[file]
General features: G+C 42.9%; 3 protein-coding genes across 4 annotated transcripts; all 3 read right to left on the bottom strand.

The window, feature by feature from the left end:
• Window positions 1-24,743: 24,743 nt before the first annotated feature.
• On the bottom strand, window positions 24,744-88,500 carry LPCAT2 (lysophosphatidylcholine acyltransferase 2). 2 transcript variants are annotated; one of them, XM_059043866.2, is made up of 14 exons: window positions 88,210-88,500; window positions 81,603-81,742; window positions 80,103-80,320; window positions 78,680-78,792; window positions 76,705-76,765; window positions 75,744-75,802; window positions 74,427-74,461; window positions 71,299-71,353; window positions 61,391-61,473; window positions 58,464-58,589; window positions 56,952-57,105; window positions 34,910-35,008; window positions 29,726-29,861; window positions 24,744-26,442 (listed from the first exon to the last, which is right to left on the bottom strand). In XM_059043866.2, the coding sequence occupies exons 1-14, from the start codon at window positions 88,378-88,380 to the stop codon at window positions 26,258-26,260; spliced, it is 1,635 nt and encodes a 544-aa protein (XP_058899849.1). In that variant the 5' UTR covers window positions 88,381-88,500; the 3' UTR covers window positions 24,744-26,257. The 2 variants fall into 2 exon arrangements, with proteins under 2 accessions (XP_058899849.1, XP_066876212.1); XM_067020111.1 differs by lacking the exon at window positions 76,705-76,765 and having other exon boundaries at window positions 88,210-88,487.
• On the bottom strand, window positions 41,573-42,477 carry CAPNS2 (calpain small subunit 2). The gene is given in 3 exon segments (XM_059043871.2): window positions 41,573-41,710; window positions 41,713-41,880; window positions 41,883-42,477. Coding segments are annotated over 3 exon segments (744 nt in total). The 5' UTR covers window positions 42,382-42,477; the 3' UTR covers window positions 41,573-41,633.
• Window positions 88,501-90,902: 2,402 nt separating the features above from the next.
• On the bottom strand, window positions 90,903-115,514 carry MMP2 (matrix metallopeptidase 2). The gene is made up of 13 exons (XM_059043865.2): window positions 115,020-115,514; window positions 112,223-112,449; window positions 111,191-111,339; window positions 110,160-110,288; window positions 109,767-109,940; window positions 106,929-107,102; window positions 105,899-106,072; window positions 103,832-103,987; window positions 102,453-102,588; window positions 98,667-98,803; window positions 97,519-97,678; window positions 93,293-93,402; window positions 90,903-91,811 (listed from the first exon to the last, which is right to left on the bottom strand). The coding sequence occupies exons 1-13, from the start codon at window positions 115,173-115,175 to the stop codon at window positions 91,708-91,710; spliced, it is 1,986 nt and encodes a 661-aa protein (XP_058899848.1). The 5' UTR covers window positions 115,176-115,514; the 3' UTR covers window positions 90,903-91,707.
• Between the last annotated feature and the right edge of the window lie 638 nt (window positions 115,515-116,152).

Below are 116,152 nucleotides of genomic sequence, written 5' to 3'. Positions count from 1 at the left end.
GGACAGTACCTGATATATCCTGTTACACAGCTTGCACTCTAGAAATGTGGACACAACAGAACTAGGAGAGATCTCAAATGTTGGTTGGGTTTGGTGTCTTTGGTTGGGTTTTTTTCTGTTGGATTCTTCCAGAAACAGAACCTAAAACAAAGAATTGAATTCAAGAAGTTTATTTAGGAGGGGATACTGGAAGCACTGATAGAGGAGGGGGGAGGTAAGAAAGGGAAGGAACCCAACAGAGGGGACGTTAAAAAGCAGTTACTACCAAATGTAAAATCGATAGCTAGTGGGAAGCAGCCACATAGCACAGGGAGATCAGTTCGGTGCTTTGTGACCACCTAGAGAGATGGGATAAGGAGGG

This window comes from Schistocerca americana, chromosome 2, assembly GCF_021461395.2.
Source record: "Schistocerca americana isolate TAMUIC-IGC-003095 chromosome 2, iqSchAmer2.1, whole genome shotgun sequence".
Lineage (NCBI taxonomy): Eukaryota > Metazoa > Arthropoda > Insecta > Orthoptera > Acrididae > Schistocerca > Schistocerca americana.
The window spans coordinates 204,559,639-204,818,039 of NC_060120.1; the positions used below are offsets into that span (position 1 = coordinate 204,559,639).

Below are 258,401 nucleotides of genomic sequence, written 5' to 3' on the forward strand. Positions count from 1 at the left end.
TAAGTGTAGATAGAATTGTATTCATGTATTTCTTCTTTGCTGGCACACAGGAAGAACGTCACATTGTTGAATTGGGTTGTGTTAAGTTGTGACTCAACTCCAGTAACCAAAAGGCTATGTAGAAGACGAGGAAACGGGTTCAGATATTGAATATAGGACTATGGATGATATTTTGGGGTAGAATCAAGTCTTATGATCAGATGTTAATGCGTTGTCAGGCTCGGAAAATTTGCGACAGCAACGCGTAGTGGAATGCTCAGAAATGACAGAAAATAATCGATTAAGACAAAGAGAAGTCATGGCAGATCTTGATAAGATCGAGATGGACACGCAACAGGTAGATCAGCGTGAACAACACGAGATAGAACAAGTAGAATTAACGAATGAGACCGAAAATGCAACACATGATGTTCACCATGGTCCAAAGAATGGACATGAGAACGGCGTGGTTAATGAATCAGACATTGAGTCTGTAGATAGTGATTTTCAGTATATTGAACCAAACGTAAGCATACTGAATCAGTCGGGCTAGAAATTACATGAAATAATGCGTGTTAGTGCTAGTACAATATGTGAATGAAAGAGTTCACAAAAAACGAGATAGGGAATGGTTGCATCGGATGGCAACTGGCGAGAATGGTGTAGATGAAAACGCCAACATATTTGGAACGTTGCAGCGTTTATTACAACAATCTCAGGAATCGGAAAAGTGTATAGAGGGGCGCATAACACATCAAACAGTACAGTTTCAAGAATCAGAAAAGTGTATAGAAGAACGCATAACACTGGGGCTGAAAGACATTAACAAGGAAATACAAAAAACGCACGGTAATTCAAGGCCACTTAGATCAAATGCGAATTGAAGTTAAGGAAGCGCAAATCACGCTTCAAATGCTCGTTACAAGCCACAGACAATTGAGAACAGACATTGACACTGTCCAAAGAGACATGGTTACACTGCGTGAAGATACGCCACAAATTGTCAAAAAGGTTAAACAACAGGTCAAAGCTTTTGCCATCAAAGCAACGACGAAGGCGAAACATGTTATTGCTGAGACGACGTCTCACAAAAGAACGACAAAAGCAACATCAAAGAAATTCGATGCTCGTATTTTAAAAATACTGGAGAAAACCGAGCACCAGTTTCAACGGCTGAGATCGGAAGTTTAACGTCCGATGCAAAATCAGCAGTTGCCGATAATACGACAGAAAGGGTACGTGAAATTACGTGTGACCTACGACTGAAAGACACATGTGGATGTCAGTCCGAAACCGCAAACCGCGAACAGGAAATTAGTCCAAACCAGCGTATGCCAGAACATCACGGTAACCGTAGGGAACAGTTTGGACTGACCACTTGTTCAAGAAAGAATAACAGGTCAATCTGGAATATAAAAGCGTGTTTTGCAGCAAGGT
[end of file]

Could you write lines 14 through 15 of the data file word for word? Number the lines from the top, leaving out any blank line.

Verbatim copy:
The window spans coordinates 204,559,639-204,818,039 of NC_060120.1; the positions used below are offsets into that span (position 1 = coordinate 204,559,639).

Below are 258,401 nucleotides of genomic sequence, written 5' to 3' on the forward strand. Positions count from 1 at the left end.